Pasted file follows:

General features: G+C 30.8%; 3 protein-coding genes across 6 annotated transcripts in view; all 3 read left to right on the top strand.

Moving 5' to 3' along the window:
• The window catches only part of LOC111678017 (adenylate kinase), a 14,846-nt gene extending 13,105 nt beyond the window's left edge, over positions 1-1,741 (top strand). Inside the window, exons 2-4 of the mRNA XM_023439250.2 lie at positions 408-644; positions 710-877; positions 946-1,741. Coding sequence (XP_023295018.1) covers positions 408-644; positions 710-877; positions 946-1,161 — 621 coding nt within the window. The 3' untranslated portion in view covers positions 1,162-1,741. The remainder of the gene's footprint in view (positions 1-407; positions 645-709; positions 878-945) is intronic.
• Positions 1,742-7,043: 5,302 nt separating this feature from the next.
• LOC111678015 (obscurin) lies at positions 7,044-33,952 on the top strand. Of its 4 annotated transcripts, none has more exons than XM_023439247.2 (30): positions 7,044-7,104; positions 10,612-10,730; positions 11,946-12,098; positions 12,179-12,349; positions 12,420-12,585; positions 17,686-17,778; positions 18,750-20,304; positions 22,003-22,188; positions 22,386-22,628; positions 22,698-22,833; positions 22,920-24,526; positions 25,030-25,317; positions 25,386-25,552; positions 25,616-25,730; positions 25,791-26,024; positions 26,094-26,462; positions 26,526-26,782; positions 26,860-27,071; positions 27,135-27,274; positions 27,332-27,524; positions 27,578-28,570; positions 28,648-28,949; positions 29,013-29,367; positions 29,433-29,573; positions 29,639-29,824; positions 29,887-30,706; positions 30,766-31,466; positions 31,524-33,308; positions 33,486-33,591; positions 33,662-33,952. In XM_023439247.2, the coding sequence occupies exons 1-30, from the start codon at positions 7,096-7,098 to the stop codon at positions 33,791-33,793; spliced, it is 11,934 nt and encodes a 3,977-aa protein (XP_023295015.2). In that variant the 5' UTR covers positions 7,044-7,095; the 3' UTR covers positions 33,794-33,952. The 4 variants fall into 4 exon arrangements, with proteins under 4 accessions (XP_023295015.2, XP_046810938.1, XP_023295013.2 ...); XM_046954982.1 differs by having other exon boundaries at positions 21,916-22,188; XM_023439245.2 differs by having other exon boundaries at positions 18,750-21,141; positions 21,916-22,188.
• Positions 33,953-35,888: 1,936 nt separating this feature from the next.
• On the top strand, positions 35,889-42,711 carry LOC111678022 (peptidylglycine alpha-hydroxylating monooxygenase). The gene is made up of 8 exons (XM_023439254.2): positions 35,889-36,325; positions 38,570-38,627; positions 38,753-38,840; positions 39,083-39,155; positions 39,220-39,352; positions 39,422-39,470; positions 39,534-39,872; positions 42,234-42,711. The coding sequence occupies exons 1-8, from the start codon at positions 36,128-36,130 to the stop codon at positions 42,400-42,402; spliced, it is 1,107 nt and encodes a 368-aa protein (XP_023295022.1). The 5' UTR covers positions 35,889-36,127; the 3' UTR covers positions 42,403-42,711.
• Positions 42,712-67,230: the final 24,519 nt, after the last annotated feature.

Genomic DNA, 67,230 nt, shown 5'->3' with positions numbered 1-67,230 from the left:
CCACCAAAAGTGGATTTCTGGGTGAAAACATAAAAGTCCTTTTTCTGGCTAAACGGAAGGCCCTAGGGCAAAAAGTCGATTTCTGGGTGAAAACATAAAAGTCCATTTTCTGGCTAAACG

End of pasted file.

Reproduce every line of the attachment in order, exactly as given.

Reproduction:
General features: G+C 30.8%; 3 protein-coding genes across 6 annotated transcripts in view; all 3 read left to right on the top strand.

Moving 5' to 3' along the window:
• The window catches only part of LOC111678017 (adenylate kinase), a 14,846-nt gene extending 13,105 nt beyond the window's left edge, over positions 1-1,741 (top strand). Inside the window, exons 2-4 of the mRNA XM_023439250.2 lie at positions 408-644; positions 710-877; positions 946-1,741. Coding sequence (XP_023295018.1) covers positions 408-644; positions 710-877; positions 946-1,161 — 621 coding nt within the window. The 3' untranslated portion in view covers positions 1,162-1,741. The remainder of the gene's footprint in view (positions 1-407; positions 645-709; positions 878-945) is intronic.
• Positions 1,742-7,043: 5,302 nt separating this feature from the next.
• LOC111678015 (obscurin) lies at positions 7,044-33,952 on the top strand. Of its 4 annotated transcripts, none has more exons than XM_023439247.2 (30): positions 7,044-7,104; positions 10,612-10,730; positions 11,946-12,098; positions 12,179-12,349; positions 12,420-12,585; positions 17,686-17,778; positions 18,750-20,304; positions 22,003-22,188; positions 22,386-22,628; positions 22,698-22,833; positions 22,920-24,526; positions 25,030-25,317; positions 25,386-25,552; positions 25,616-25,730; positions 25,791-26,024; positions 26,094-26,462; positions 26,526-26,782; positions 26,860-27,071; positions 27,135-27,274; positions 27,332-27,524; positions 27,578-28,570; positions 28,648-28,949; positions 29,013-29,367; positions 29,433-29,573; positions 29,639-29,824; positions 29,887-30,706; positions 30,766-31,466; positions 31,524-33,308; positions 33,486-33,591; positions 33,662-33,952. In XM_023439247.2, the coding sequence occupies exons 1-30, from the start codon at positions 7,096-7,098 to the stop codon at positions 33,791-33,793; spliced, it is 11,934 nt and encodes a 3,977-aa protein (XP_023295015.2). In that variant the 5' UTR covers positions 7,044-7,095; the 3' UTR covers positions 33,794-33,952. The 4 variants fall into 4 exon arrangements, with proteins under 4 accessions (XP_023295015.2, XP_046810938.1, XP_023295013.2 ...); XM_046954982.1 differs by having other exon boundaries at positions 21,916-22,188; XM_023439245.2 differs by having other exon boundaries at positions 18,750-21,141; positions 21,916-22,188.
• Positions 33,953-35,888: 1,936 nt separating this feature from the next.
• On the top strand, positions 35,889-42,711 carry LOC111678022 (peptidylglycine alpha-hydroxylating monooxygenase). The gene is made up of 8 exons (XM_023439254.2): positions 35,889-36,325; positions 38,570-38,627; positions 38,753-38,840; positions 39,083-39,155; positions 39,220-39,352; positions 39,422-39,470; positions 39,534-39,872; positions 42,234-42,711. The coding sequence occupies exons 1-8, from the start codon at positions 36,128-36,130 to the stop codon at positions 42,400-42,402; spliced, it is 1,107 nt and encodes a 368-aa protein (XP_023295022.1). The 5' UTR covers positions 35,889-36,127; the 3' UTR covers positions 42,403-42,711.
• Positions 42,712-67,230: the final 24,519 nt, after the last annotated feature.

Genomic DNA, 67,230 nt, shown 5'->3' with positions numbered 1-67,230 from the left:
CCACCAAAAGTGGATTTCTGGGTGAAAACATAAAAGTCCTTTTTCTGGCTAAACGGAAGGCCCTAGGGCAAAAAGTCGATTTCTGGGTGAAAACATAAAAGTCCATTTTCTGGCTAAACG